Cheers!

    Peter.
    skillfulmind.com.au

  2. Thank you for this interesting article. From my personal experience, this wandering mind is an essential part of all meditation practices, even when there is some associated activities (meditation with mantra or pranayama/breathing techniques). Although the goal is sometime to calm the wandering mind, starting by recognizing its presence is an important part of meditation and it is great to see some scientific investigation on the topic.

  3. Betty

    My first introduction to meditation came from reading a great book, ” Get Balanced, Get Blissed: Nourishment for Body, Mind, and Soul” by Lynne Goldberg http://liveblissnow.com/. I am a firm believer in it now… thanks for your great advice as well!

  4. This is great. I find it very interesting how people tend to view the world through a prism which is themselves remembering their past experiences and predicting the future based on those memories.

    Everyone does it, and without a lot of conscious effort it can be hard to remove these beliefs. For example, if someone experienced trauma while in a car as a young girl/boy, they will have a negative image of driving and cars in later life, and thus will ‘predict’ that if they get in a car they’ll crash.

    It’s an interesting subject..

  5. It occurred to me as I read this article that our “time traveling” brain is both a blessing and a curse. It’s probably not a novel idea, but without this ability we would not be able to manipulate and change our environment the way we do. Being able to imagine the future is why we have bridges, computers, houses, etc. Any man-made items, really.

    On the other hand, getting lost in the past or the future can destroy our ability to live right now. We’re time traveling animals, but we’re still animals. Animals have to live in the now because it’s the only place life is actually happening. The constant tension between these two parts of our brains is largely what it means to be human. It’s a mixed bag, to say the least.

    • halvore

      Thanks for your comment, Greg. I agree, and we’re not alone. The research done by Jerome Singer and associates since the late 1950s points in the same direction – “daydreaming”, as he calls it, may be “positive” and “constructive” as well as problematic and even pathological. As suggested in this article, researchers investigating the default mode network also often take it almost for granted that the “mind-wandering” with which it is associated has a positive function, even if it may go awry from time to time. One interesting suggestion comes in a recent article by Svend Davanger (the author of the article above) and others, where the increase in mind-wandering during Acem Meditation is linked to brain areas for processing of emotions and episodic memories (see http://www.ncbi.nlm.nih.gov/pmc/articles/PMC3935386/). The processing aspect indicates to me that allowing even “unhappy” thoughts to come and go may be good for you, because the processing involved may provide release.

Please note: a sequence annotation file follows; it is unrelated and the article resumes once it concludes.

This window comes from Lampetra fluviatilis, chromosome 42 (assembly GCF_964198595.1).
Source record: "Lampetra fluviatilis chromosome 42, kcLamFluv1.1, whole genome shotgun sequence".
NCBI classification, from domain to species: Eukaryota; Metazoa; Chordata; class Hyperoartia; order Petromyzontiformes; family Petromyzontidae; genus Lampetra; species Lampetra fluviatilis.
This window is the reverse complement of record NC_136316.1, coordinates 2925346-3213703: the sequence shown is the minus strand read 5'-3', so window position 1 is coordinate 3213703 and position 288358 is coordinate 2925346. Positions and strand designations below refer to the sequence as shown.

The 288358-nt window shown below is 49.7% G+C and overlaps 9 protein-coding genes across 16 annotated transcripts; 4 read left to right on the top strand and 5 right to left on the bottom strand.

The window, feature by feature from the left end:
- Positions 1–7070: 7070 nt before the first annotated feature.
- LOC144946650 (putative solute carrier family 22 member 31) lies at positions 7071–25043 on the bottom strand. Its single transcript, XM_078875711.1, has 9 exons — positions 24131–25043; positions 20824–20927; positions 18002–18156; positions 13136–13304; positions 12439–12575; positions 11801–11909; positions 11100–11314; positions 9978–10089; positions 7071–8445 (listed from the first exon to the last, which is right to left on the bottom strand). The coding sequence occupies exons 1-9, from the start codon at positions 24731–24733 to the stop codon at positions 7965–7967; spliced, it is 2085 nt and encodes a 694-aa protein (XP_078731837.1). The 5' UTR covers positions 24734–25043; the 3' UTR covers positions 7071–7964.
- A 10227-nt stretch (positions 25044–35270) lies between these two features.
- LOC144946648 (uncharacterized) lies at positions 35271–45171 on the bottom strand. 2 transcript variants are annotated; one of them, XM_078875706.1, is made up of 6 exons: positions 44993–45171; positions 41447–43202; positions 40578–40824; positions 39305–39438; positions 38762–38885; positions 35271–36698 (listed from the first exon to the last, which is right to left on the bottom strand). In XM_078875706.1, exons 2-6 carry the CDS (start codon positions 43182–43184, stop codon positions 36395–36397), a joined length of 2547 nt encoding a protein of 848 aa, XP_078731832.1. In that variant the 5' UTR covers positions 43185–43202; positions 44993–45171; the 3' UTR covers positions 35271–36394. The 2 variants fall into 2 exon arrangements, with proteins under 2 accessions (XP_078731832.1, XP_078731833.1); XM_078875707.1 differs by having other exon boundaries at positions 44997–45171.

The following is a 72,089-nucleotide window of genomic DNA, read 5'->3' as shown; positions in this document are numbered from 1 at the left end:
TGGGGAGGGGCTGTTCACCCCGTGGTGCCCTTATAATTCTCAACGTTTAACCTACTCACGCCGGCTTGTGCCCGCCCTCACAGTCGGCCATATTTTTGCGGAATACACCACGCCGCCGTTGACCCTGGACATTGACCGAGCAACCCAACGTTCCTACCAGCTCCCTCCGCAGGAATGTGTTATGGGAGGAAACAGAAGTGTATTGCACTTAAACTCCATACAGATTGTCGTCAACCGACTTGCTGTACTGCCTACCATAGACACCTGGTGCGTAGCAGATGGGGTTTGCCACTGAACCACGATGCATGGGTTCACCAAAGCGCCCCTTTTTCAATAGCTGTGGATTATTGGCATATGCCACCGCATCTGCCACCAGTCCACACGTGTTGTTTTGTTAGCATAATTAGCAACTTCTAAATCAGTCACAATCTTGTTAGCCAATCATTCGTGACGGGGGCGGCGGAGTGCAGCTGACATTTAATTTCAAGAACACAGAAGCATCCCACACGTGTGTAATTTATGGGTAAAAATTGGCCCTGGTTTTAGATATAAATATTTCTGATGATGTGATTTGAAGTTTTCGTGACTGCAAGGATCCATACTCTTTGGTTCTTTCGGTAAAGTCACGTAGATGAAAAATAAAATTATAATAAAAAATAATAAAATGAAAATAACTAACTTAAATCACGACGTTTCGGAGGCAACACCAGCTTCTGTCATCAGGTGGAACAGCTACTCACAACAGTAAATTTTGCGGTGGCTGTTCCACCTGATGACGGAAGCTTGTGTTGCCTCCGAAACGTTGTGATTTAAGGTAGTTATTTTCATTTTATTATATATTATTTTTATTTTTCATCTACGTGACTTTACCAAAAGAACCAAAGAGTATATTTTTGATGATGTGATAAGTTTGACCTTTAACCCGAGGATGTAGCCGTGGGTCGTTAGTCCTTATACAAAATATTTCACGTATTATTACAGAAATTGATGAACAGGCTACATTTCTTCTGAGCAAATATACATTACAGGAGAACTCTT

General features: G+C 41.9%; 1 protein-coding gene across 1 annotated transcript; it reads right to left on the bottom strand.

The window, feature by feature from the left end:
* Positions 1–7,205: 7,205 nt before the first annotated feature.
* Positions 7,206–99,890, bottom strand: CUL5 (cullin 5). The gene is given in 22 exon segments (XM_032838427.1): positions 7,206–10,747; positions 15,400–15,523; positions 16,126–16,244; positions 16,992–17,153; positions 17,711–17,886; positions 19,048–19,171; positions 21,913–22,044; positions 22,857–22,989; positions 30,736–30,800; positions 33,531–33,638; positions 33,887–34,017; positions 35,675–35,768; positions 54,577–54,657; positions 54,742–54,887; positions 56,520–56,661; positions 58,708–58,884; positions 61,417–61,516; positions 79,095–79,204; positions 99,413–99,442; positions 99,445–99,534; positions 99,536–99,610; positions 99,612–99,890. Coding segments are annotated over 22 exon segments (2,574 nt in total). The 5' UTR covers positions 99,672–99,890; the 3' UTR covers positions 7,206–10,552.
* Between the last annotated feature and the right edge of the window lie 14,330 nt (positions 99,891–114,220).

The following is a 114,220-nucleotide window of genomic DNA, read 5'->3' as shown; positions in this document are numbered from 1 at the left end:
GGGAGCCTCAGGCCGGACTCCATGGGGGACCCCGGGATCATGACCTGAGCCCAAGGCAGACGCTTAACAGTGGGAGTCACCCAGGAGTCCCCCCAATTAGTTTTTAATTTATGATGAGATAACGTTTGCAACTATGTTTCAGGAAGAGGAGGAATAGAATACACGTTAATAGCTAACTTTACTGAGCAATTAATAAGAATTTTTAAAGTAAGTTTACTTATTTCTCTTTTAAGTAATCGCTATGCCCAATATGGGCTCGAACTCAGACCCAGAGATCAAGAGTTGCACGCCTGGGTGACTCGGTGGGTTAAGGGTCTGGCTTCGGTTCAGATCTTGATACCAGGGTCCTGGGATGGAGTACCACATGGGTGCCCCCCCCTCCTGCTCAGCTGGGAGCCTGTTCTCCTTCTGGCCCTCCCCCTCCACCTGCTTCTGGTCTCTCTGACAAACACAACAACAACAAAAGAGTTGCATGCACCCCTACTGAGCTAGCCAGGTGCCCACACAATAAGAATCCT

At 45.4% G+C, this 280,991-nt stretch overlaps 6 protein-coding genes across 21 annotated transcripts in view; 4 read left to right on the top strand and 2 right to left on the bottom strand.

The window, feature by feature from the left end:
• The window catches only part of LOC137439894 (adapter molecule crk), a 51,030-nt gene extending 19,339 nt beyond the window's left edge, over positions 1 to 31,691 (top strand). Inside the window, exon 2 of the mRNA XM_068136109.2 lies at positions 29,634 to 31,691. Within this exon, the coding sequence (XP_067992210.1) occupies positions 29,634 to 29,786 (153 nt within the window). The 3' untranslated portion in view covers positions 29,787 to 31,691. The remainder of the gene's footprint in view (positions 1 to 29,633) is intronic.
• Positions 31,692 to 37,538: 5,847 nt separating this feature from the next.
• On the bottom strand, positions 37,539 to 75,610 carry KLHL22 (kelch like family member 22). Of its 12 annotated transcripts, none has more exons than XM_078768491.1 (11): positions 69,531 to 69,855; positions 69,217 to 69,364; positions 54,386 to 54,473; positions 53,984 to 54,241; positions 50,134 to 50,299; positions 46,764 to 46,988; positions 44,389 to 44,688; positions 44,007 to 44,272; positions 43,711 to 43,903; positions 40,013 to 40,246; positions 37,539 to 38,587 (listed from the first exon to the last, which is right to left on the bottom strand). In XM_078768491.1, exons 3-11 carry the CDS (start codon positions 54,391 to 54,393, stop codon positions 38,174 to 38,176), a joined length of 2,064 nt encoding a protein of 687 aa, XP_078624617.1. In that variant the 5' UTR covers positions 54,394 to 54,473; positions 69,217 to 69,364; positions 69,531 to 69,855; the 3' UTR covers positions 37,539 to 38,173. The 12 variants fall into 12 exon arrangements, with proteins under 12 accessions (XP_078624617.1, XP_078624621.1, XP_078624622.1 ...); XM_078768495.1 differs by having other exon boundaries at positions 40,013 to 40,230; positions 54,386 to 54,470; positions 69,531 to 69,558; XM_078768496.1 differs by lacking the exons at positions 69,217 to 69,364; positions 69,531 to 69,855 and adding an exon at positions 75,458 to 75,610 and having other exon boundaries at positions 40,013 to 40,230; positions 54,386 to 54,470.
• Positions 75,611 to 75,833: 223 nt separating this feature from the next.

6. JW

    How spontaneous thoughts in meditation are related to mental and emotional health is debated. Mindfulness meditation, for instance, allows emotions and thoughts to come and go through acceptance. Since mindfulness is related to being present in time in a somewhat directive way – it seems mindful meditation practices can function like a time stress vent: http://www.destress-now.com